MEED: How extensive is ABC's current cost-cutting exercise?
Ghazi Abdul-Jawad:It is prudent for management to ask itself questions and ponder the imponderable. If you are in a difficult financial year, such as 2002, you have to look for answers, and while there is no wholesale plan to lay off staff, at most banks staff-related costs are one of the biggest items. Banco Atlantico [of Spain] is the largest unit within the group and we are following a redundancy programme, which is part of a four-year re-engineering programme. This has already reflected positively on the bank's cost:income ratio. There has also been turmoil in Brazil. Our bank there [Banco ABC Brasil] has managed to shed 30 per cent of its staff, which is an intelligent response to market conditions. IBA [International Bank of Asia] has reduced its headcount since the 1997 Asian crisis branch closures that followed. ABC Securities (Egypt) has effectively been closed down, we have reduced its capital and are selling the assets in its inventory. More divestments are possible.
MEED:Are there plans for further regional expansion? Will ABC be seeking a Saudi licence, for example?
Abdul-Jawad:There are no acquisitions planned at present. ABC is still an offshore bank and all the recent licences issued by the Saudi authorities have been for national banks [Emirates Bank International, National Bank of Bahrain and National Bank of Kuwait]. We are not pursuing this path at the moment.
MEED:How difficult has this year been?
Abdul-Jawad:2002 has been a very bad year. There have been credit costs in the Hong Kong market and a change in bankruptcy laws there, which have hit us. There have also been market-related revaluations of the assets held by our subsidiary in Brazil: it held mostly Brazilian government paper. We took the decision to cease trading in US equities early this year, though if the market picks up we would want to be active for ourselves and our clients. However, the performance of our treasury operation here in Bahr ain has been phenomenal, particularly in the foreign exchange, options and securities markets. Overall profits will be down year-on-year.
MEED:What are the prospects for next year?
Abdul-Jawad:2003 has the potential to be another difficult year for banks. There is an economic slowdown in a number of the markets we operate in, combined with very low interest rates. Markets are not conducive for good trading in securities or equities. This, coupled with the increased costs of managing businesses, is going to hit many banks next year. There is still more pain to come. As you are seeing in the US and Europe, investment banks are paying for past excesses.
MEED:Is ABC continuing with its strategy of focusing on the Arab world?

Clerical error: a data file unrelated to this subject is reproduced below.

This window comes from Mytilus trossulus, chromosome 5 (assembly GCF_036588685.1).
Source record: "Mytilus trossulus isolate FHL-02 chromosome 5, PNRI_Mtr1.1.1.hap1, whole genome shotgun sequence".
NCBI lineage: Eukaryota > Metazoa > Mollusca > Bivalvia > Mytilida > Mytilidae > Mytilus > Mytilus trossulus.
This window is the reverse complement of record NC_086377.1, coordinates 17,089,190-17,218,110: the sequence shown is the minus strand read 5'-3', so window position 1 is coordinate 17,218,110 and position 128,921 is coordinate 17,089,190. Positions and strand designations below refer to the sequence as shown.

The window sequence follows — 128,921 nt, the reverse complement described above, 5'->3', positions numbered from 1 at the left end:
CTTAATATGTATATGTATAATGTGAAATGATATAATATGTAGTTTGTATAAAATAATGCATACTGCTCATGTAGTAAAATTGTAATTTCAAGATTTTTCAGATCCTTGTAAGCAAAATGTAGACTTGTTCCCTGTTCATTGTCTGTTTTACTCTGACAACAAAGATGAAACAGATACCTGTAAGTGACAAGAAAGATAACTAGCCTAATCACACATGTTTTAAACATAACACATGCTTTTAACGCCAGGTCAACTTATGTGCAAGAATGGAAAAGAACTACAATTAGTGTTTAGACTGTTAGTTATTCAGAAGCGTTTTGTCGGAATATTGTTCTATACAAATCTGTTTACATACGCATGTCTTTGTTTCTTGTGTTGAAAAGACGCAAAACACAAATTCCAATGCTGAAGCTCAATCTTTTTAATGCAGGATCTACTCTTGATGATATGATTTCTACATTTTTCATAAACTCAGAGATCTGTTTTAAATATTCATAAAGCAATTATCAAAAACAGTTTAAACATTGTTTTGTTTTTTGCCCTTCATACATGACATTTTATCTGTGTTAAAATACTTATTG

Abdul-Jawad:When we developed that strategy a few years ago, the liability side of our balance sheet was Arab world-driven and we wanted to diversify our asset base in the Arab world. We have been able to sustain this. Many of the Arab markets we have entered, such as Algeria and Egypt, have been closed to new entrants and there have been entry costs, such as currency devaluation or bringing up staff quality. However, we will continue to focus our assets and our liabilities on the Arab world.
MEED:Will ABC continue to develop its strong position in the regional project finance market?
Abdul-Jawad:We are aiming to create stability of earnings and build annuity income from our project finance portfolio. There are issues with asset/liability tenor mismatches: my funding is short-term - there is no term funding in the region - though some of the other regional banks have the comfort of a lender of last resort. As a result I would prefer not to lend for more than 10 years, even though some project sponsors have sought 18-year-plus borrowings.
MEED:What has been the impact of concerns over regional security?
Abdul-Jawad:After 11 September and the demise of the Nasd aq and Dow Jones indexes, many foreign companies and banks have seen their capitalisation eroded and have moved to conserve capital or demand a higher price for it: they have become increasingly risk-adverse. The Middle East has historically been risk-prone and some international banks have repositioned into other markets. This process is continuing.
In the area of project finance, the number of players is reducing as some banks feel the risk-adjusted return on capital [RAROC] is poor. In terms of the impact of an armed conflict that is Iraq-specific, the floor of liquidity would suffer but it would be temporary, depending on what happens. We have been through regional crises before and are adept at crisis management.
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